Tim Burton’s Flop-Less Career

By  · Published on October 3rd, 2016

As a director, he’s one of the most consistent moneymakers.

It should come as no surprise to anyone that Tim Burton’s latest, Miss Peregrine’s Home for Peculiar Children, is a box office winner. But the spin on the movie’s success is rather strange. Reports hype how it’s Burton’s first number one hit in more than six years, which isn’t very long and doesn’t include many titles in between. Just before the movie’s release, an infogram addressed Burton’s supposed box office curse. It includes the man’s billion-dollar-grossing Alice in Wonderland on the chart. Some curse.

Burton has been a hit-maker of various degrees since his first movie, Pee-wee’s Big Adventure grossed $40m on a $6-7m budget. He followed that with his first number-one, Beetlejuice, which made $74m on a $13–15m budget. His third act, of course, was Batman, which broke box office records with a domestic total of $251m ($545m adjusted for inflation) on a modest budget of $35m and was the biggest movie of 1989. That’s still his best domestic achievement, and likely its additional global $411m is his best worldwide.

Since then, he’s been up and down with his box office totals, yet his movies have still each had decent-to-great numbers relative to how much they cost. His lowest-grossing movie is his previous one, Big Eyes, which made only $14m in the US, but its budget was also only $10m, and fortunately it also made another $14m internationally, so it wasn’t exactly a flop. Sure, his movies have been saved by his greater international popularity in the last decade, but so have many name-brand filmmakers’ careers.

One “flop” that many analysts bring up is Dark Shadows, which only took in $80m domestically on a $150m budget. Again, though, the movie made a whole lot more overseas and its overall total of $246m worldwide is not too shabby. Other movies that didn’t bomb, despite what you might think: Mars Attacks!, Planet of the Apes, and Frankenweenie. And as a producer: Abraham Lincoln: Vampire Hunter and Alice Through the Looking Glass. Two he did produce that failed, however: Cabin Boy and James and the Giant Peach.

There is only one Burton movie that could truly be considered a commercial failure, and that’s Ed Wood ($6m on $18m budget), but it can’t really be thought of as a flop because it’s such an acclaimed work. Not that critical darlings can’t bomb, but there’s an exception to be made with Ed Wood in that its prestige is so high it continues to hold Burton’s status up as a significant filmmaker 22 years later. Basically, Ed Wood is important enough that it has helped his other movies do even better, by way of branding.

It is true that few of his movies can be considered hits the way his first few were, and he is lucky that he had such enormous success with Alice in Wonderland to sort of give him a pass for another decade or more, but he doesn’t appear to ever lose money. Ironically, his new movie, although number one at the box office, does look like it could be close to being one of his less lucrative and less profitable efforts. With a gross of only $29m at home and $37m worldwide, it’s far from reaching its $110m budget.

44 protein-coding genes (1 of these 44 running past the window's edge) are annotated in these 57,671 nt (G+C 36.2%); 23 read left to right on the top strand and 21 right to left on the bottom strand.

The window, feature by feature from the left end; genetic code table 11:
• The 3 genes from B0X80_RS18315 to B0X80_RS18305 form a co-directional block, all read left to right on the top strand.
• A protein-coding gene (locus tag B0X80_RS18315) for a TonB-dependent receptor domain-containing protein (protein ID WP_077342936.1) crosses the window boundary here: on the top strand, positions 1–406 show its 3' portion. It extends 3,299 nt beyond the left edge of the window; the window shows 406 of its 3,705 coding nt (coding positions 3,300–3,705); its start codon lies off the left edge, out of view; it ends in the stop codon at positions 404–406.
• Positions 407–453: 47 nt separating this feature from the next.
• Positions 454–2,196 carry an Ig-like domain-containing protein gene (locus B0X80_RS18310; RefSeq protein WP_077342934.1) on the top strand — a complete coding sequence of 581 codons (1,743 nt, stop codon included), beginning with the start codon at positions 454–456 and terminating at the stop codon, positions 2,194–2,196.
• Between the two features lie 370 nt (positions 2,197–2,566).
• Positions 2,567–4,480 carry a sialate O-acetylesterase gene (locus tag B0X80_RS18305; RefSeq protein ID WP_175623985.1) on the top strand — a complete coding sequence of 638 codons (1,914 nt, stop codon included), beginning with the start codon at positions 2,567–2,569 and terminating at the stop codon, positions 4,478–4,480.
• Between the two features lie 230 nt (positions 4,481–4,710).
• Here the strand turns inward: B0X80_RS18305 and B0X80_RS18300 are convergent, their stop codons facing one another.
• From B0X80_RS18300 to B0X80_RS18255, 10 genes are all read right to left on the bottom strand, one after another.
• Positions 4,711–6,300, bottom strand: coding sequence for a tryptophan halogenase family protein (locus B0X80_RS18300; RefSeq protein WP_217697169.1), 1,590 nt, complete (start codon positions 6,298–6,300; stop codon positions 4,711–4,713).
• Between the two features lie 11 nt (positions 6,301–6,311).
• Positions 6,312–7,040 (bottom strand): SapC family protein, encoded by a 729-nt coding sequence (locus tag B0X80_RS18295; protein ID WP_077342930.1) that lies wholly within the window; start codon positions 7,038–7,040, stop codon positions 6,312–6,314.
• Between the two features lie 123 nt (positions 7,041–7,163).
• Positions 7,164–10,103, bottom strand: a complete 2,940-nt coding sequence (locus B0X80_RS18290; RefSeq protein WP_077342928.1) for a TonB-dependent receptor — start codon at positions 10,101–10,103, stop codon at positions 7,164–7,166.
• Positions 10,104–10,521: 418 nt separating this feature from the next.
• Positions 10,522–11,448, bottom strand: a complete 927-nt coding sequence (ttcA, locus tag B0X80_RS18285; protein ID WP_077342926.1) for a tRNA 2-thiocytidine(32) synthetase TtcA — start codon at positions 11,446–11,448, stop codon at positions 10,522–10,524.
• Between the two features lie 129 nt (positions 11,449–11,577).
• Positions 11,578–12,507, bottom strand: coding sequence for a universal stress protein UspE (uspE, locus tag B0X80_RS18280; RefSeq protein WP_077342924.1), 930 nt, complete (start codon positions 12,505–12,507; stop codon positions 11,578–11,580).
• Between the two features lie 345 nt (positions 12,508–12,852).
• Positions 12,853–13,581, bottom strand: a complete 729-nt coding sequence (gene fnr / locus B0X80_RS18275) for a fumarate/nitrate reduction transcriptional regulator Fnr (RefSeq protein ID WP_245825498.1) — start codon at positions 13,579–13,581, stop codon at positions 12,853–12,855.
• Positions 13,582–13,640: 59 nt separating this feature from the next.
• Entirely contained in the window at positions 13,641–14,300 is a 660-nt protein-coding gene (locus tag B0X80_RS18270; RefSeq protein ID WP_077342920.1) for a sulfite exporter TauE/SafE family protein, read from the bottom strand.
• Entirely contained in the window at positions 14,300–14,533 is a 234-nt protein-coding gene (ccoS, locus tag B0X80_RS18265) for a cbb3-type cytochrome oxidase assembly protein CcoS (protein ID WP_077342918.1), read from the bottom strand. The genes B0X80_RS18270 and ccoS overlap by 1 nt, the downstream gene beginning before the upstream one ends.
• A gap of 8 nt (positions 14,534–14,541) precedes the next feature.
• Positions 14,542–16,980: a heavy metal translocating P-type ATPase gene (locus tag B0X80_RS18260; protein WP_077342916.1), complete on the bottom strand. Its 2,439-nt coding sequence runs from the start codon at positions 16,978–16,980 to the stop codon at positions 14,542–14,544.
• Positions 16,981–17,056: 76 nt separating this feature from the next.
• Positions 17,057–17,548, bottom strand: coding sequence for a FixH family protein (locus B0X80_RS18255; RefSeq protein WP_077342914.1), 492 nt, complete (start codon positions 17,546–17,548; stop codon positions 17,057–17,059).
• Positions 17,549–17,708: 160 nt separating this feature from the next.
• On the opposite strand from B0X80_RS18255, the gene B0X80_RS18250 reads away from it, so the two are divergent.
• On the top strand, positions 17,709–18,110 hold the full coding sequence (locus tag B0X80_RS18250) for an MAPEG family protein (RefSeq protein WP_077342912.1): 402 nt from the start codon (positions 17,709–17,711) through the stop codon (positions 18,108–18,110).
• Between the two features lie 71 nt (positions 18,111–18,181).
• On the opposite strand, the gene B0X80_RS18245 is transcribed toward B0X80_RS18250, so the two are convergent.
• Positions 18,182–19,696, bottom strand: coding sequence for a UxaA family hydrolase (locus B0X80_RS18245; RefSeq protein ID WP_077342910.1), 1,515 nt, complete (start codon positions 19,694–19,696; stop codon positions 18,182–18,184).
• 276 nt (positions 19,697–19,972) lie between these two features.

At the moment, Miss Peregrine is looking fairly similar to Dark Shadows, though the former received much better reviews and a slightly higher Cinemascore grade from moviegoers (B+ instead of B-). Domestically they’re fairly close, but internationally the new movie opened much better than Dark Shadows in the biggest territories and is only doing worse in small territories. If Burton regular Johnny Depp had been in it, the numbers would have been even more impressive, as he’s that huge overseas.

6 Filmmaking Tips From Tim Burton

When it comes down to it, Burton is about as dependable as they come. Give him something that should be huge, like Batman and Alice in Wonderland, and he exceeds expectations. Give him a little biopic he’s interested in or passion project, keep the budget low, and he makes it worthwhile. Give him anything in between and he delivers something appealing enough to offset its costs, if nothing more. Now if only the quality of his work could be so consistent. He’d likely be even more successful at the box office, then, too.

Related Topics:

Christopher Campbell began writing film criticism and covering film festivals for a zine called Read, back when a zine could actually get you Sundance press credentials. He's now a Senior Editor at FSR and the founding editor of our sister site Nonfics. He also regularly contributes to Fandango and Rotten Tomatoes and is the President of the Critics Choice Association's Documentary Branch.